I don't have any personal experience with top WC guys like Boztepe, but based just on watching guys like him on video and my personal experience training with @yak sao , I would say that no, WC practitioners don't hit as hard as equally trained boxers or Muay Thai fighters in the same weight class. Not even close.
Sure, this is hardly a novel point of view, but you know, I think it's a legit question. Is our punching a problem? Any thoughts?
Well ... it depends. You certainly can learn to hit hard enough to hurt someone and get their attention using WC punching methods. As I understand it, the whole game plan is built around being able to land a barrage of quick punches for cumulative effect, while suppressing counters. If you pull that off, you could rattle someone's brain enough to win a fight. My suspicion is that this originated with a strategy of pre-emptively overwhelming an opponent at close range at the start of a fight. (Like sucker-punching someone with 10 rapid punches rather than 1 haymaker.)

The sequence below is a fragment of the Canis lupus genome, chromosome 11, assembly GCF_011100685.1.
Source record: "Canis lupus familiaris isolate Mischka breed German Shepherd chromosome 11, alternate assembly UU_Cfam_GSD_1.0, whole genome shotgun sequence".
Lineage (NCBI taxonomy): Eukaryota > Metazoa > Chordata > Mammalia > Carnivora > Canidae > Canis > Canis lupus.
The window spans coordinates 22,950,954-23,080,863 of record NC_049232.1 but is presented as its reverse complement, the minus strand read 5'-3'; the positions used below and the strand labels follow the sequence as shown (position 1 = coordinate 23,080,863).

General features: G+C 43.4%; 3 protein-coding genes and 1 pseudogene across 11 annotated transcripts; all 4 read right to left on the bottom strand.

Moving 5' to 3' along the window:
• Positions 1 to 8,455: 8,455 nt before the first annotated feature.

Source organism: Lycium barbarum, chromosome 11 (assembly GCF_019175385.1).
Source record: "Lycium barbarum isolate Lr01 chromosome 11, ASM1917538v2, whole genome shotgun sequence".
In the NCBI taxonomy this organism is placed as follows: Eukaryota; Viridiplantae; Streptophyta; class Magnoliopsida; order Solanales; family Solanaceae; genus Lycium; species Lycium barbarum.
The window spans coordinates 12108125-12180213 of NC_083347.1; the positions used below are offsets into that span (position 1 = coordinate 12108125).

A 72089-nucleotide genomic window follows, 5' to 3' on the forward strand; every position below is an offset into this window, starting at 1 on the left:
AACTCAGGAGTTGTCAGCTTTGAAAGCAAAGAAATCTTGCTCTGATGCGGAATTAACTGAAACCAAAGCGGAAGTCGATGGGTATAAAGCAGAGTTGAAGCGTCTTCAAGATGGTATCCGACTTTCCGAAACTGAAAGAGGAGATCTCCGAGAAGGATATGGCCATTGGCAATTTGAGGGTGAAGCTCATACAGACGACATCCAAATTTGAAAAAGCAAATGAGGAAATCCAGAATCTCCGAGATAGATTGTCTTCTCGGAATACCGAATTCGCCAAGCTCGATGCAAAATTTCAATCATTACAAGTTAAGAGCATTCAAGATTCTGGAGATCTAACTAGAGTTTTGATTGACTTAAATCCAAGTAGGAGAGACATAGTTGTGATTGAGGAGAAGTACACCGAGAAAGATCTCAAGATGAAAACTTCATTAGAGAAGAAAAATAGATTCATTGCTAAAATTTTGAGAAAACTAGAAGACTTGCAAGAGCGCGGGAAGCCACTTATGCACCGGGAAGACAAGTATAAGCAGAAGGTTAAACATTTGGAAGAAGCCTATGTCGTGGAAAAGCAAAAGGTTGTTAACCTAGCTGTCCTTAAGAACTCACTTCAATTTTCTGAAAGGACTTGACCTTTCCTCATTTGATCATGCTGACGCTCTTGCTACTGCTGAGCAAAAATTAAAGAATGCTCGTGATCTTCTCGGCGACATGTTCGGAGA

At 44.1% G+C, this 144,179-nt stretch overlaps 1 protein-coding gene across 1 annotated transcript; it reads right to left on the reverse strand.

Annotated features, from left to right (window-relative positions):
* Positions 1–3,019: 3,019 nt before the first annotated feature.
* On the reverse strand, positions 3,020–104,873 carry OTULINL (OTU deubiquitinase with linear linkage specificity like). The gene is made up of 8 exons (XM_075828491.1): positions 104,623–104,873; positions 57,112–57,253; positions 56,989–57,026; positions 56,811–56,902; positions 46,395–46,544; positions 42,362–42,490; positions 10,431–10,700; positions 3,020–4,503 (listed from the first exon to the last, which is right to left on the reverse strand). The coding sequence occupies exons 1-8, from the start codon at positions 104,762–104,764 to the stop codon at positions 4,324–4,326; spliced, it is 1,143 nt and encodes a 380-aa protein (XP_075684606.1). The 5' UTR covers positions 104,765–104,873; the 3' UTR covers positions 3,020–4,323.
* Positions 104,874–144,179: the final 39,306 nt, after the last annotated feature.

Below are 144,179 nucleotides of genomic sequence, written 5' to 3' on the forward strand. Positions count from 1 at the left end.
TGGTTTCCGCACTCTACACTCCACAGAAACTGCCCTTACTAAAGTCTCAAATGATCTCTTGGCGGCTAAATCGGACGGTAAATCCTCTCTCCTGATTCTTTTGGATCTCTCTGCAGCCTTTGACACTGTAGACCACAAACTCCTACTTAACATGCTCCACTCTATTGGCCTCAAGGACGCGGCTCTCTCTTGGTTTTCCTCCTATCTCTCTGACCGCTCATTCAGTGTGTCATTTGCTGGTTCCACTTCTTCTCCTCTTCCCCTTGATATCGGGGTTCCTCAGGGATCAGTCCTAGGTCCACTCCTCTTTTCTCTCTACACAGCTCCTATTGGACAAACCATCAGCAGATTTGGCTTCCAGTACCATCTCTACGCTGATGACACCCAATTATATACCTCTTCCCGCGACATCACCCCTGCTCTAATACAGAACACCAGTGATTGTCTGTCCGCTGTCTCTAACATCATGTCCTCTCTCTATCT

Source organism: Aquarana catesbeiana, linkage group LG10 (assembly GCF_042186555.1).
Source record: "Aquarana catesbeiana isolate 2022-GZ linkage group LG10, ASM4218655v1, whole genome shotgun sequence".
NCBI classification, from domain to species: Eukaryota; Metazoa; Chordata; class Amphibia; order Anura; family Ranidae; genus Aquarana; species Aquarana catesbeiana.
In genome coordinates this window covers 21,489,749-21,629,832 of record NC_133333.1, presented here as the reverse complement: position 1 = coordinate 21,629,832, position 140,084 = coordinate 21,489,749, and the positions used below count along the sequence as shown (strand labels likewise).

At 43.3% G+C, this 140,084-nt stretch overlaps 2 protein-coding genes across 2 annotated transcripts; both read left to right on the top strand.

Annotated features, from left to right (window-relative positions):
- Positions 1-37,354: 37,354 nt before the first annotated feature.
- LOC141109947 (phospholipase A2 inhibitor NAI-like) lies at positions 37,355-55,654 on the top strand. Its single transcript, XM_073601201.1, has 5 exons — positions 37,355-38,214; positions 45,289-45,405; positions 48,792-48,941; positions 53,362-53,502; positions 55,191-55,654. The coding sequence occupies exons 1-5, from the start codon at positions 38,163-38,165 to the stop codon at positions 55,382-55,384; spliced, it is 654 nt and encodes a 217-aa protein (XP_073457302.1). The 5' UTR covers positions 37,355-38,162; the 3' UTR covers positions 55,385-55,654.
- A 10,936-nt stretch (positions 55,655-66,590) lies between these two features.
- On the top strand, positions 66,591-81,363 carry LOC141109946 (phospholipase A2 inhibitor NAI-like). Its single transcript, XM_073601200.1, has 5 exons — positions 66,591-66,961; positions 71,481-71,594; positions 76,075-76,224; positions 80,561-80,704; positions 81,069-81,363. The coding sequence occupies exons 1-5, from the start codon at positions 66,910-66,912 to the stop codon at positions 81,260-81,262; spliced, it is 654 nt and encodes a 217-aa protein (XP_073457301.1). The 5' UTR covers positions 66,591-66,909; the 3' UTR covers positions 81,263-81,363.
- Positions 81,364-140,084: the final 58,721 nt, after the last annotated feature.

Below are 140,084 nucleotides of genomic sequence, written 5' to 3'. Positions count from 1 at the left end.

Problems ... there are a few.

First, despite the legends about Ng Mui and the art being created by a woman, it's very hard for a small person to develop the sort of power that a tough heavyweight would need to respect using just WC body mechanics. Not saying it's impossible, but you would have to be very, very, very good.

Secondly, if you aren't able to pull off the whole "overwhelm them with volume" strategy (which can happen for a number of reasons), then you're stuck in a position of trading individual shots with someone who hits a lot harder. That's not a good situation to be in.